Hold the pickles and the piercings, please – April 28, 2015 Latest posts by Nicole Ouellette (see all) For complete story, pick up a copy of The Ellsworth American. Kickstarter has lots of gray areas – May 5, 2015 Nicole OuelletteColumnist at Breaking Even CommunicationsWhen Nicole isn’t giving advice she’s completely unqualified to give, she runs an Internet marketing company in Bar Harbor, where she lives with her husband Derrick and their short dog Gidget. She loves young adult novels, cooking and talking French to anyone who’ll talk back. firstname.lastname@example.org Latest Posts Bio CASTINE — The George Stevens Academy Sailing Team and Maine Maritime Academy are once more sponsoring the DownEast Fleet Racing Championship Regatta.This year, the event is scheduled for Saturday and Sunday, May 9-10, in Castine. About 170 high school sailors and coaches from all over New England will be there for two days of racing.The DEFRC is the largest high school regatta on the East Coast. This regatta combines two events: the Downeast Fleet Racing Championship and the Maine High School Sailing Championship.The sailors race 420 dinghies, small, light, two-handed sloops just under 14 feet long.This is placeholder textThis is placeholder textThe regatta generally brings schools from every state in New England, with an increasing number of Maine schools present each year.Eastern Maine schools racing include GSA, Mount Desert Island High School and John Bapst. The public is invited to attend the regatta. Racing begins around 11 a.m. Saturday and about 10 a.m. Sunday. Ask Nicole: What do I do about ignorant Internet commenters? – April 21, 2015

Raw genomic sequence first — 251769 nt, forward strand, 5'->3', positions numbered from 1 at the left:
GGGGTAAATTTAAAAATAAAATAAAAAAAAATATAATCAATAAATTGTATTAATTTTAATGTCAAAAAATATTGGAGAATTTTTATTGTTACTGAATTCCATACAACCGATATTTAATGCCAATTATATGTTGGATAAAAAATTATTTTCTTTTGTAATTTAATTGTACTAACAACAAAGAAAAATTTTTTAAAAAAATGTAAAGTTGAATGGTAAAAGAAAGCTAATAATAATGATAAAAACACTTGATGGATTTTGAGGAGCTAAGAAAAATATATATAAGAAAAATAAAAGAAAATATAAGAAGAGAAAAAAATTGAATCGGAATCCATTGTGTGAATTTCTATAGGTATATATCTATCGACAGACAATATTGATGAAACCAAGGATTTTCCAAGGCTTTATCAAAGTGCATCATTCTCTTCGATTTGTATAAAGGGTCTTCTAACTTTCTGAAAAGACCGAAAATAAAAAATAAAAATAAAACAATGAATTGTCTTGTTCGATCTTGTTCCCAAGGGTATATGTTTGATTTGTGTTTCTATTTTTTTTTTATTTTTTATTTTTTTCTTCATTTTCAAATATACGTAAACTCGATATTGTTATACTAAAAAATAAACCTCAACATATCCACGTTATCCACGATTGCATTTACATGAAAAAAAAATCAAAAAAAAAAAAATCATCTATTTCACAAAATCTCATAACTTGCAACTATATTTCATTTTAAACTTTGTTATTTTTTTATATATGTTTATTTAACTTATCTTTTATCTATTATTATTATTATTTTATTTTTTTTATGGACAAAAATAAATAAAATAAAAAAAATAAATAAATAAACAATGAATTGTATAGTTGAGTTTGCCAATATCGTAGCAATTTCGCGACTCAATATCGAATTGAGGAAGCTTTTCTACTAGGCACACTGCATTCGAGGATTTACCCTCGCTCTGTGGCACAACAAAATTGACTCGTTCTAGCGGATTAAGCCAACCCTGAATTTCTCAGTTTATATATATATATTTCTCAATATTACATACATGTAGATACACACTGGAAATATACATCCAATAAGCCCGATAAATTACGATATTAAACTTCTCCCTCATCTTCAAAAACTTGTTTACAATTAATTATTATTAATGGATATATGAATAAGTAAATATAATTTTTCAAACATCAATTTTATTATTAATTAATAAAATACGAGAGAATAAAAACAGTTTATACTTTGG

Students and panelists gathered on Wednesday in The Forum at the Ronald Tutor Campus Center for the semester’s final installment of “Students Talk Back: A Politics and Public Policy Forum,” a semi-monthly forum presented in partnership with the Dornsife College of Letters, Art and Science’s Jesse M. Unruh Institute of Politics, College Democrats, College Republicans and the Daily Trojan.The theme for the discussion was, “Battle for the Ballot: Democratic and Republican Responses to California’s New Top Two Primary.”The discussion was moderated by Kerstyn Olson, interim director of the Jesse M. Unruh Institute of Politics, and Jordyn Holman, an opinion columnist at the Daily Trojan.They were joined by a panel made up of political consultants Garry South and Allan Hoffenblum, Sam Dorn, a member of the USC College Democrats, and Jordan Tygh, a member of the USC College Republicans.The Talk Back addressed an issue facing voters this election season: candidates running for statewide and congressional office in a top-two primary.The measure that established the change to primary elections, Proposition 14, took effect in April 2011 after being passed by voters in the 2010 election. It ended the traditional closed primary, in which voters of each party nominate a candidate for the general election, and replaces it with an open primary, in which the top two candidates — regardless of party affiliation, advance to the general election.Proponents of the measure say the law will reduce polarization, especially in California’s state legislature, and that candidates will be forced to expand their views to appeal to a wider swath of voters, not just their traditional party base.Opponents of the measure say the two-party system weakens the potential field of candidates and fails to combat gridlock. Critics often cite that since the measure passed, no independents have been elected to statewide or federal office and very few have made it out of the primary as a reason the law has failed to reduce polarization.Hoffenblum, a Republican political consultant, said the old system of closed primaries drew the extremes of both Democrats and Republicans and that the top two system would open the door to more diversity. South, who originally suggested the top two primary in 2004 as Proposition 62, agreed.“I’m a longtime believer in open primaries and the top two primary,” he said. “In 1998, I ran Gov. Grey Davis’s campaign for governor — I’m the first and only person in California history to run a successful campaign that came out of an open primary.”Dorn disagreed, citing the Los Angeles mayoral election as proof that third party candidates are still excluded by voters.“[The top two primary] denies people of the opposite party the chance to run in a particularly Democratic or particularly Republican election,” Dorn said.Tygh, Dorn’s equivalent from the College Republicans, disagreed and cited former Republican-turned non-partisan Bill Bloomfield’s challenge to longtime Democratic Congressman Henry Waxman as proof that there is space for independent candidates.For Laura Walsh, a senior majoring in political science and environmental studies, who was undecided on the benefits of the two-party system, the panel clarified what she perceived to be the media misrepresenting the disadvantages of the top two primary.“In terms of election results and the way our elected officials will vote, I think it will work in our favor,” Walsh said. “I think that contrasts what a lot of pundits are wanting us to believe because we hear a lot about this jungle primary, and they make it sound like it’s going to be unfair.”